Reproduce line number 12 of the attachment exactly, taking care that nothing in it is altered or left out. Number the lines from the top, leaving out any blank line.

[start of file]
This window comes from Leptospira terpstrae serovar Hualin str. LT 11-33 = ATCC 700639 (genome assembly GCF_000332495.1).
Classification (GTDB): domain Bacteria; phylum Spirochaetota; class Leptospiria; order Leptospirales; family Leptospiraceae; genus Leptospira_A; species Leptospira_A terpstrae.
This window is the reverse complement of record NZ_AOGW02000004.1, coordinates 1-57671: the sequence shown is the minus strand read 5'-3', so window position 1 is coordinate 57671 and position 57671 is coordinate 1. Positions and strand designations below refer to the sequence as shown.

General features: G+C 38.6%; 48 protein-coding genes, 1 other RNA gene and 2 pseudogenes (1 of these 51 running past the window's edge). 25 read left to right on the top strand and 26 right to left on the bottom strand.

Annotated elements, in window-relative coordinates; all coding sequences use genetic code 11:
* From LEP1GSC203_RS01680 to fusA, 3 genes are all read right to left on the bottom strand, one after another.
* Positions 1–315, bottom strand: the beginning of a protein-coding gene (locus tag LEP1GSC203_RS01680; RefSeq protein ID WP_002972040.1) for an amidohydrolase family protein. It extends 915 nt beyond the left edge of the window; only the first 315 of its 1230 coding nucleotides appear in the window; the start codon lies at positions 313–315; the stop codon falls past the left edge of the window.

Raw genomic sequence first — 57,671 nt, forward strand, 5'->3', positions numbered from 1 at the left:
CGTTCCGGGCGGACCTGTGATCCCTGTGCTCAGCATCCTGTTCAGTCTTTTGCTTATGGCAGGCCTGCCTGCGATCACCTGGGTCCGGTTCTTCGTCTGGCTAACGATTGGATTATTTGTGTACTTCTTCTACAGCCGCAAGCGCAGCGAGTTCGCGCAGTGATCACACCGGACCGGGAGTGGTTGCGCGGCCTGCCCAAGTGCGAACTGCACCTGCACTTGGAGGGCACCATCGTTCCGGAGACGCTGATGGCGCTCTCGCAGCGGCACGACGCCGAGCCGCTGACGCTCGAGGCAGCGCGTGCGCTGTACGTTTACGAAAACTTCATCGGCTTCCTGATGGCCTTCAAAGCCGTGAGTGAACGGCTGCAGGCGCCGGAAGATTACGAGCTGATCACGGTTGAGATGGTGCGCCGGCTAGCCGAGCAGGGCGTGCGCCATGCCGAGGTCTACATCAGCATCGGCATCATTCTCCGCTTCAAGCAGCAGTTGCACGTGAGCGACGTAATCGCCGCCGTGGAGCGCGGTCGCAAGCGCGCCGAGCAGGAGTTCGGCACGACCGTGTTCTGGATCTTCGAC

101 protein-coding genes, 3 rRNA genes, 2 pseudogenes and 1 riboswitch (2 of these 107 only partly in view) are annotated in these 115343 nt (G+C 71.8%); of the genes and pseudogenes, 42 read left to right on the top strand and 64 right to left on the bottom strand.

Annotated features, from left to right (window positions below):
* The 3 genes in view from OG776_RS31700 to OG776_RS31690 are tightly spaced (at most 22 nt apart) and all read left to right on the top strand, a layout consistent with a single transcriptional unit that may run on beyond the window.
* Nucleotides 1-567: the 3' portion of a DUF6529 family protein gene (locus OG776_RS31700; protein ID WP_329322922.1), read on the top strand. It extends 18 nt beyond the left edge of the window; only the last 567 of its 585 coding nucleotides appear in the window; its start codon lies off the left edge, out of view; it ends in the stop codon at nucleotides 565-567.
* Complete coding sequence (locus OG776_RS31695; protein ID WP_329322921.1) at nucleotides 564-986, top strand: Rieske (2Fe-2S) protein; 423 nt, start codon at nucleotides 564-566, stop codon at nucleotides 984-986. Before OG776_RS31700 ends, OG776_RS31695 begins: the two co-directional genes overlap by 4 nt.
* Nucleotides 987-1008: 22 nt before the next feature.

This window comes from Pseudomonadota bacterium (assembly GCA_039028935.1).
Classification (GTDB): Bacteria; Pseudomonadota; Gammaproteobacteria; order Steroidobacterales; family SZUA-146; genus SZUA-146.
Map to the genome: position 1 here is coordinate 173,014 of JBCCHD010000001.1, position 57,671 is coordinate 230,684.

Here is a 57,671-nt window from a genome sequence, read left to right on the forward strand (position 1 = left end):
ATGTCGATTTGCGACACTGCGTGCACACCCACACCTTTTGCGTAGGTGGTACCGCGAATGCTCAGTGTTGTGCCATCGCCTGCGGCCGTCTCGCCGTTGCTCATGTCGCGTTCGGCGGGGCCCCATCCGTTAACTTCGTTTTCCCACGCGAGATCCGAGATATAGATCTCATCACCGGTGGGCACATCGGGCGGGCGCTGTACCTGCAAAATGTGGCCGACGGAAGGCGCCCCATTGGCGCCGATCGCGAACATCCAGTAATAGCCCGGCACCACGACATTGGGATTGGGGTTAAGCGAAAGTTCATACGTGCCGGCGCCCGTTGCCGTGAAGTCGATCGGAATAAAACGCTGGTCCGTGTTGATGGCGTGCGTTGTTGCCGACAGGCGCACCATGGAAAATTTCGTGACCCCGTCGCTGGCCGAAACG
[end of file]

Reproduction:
* The 3 genes in view from OG776_RS31700 to OG776_RS31690 are tightly spaced (at most 22 nt apart) and all read left to right on the top strand, a layout consistent with a single transcriptional unit that may run on beyond the window.